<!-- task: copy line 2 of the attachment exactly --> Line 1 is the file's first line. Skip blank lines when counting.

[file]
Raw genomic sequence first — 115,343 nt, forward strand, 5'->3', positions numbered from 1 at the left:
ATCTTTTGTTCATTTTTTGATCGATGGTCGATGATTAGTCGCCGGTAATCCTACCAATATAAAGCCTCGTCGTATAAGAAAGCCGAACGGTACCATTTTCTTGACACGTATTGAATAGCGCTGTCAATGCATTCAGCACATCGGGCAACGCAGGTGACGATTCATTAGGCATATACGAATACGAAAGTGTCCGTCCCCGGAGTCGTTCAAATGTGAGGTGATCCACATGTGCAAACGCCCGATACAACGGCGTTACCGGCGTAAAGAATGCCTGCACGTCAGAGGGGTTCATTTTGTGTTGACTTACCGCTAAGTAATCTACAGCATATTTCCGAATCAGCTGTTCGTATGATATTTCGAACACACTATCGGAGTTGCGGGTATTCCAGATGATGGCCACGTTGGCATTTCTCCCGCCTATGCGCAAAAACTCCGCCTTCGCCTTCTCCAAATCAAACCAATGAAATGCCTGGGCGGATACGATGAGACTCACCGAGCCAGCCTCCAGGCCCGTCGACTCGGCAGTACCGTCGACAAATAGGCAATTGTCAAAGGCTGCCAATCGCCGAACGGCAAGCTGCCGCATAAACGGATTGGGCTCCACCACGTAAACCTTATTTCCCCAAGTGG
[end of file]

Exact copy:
ATCTTTTGTTCATTTTTTGATCGATGGTCGATGATTAGTCGCCGGTAATCCTACCAATATAAAGCCTCGTCGTATAAGAAAGCCGAACGGTACCATTTTCTTGACACGTATTGAATAGCGCTGTCAATGCATTCAGCACATCGGGCAACGCAGGTGACGATTCATTAGGCATATACGAATACGAAAGTGTCCGTCCCCGGAGTCGTTCAAATGTGAGGTGATCCACATGTGCAAACGCCCGATACAACGGCGTTACCGGCGTAAAGAATGCCTGCACGTCAGAGGGGTTCATTTTGTGTTGACTTACCGCTAAGTAATCTACAGCATATTTCCGAATCAGCTGTTCGTATGATATTTCGAACACACTATCGGAGTTGCGGGTATTCCAGATGATGGCCACGTTGGCATTTCTCCCGCCTATGCGCAAAAACTCCGCCTTCGCCTTCTCCAAATCAAACCAATGAAATGCCTGGGCGGATACGATGAGACTCACCGAGCCAGCCTCCAGGCCCGTCGACTCGGCAGTACCGTCGACAAATAGGCAATTGTCAAAGGCTGCCAATCGCCGAACGGCAAGCTGCCGCATAAACGGATTGGGCTCCACCACGTAAACCTTATTTCCCCAAGTGG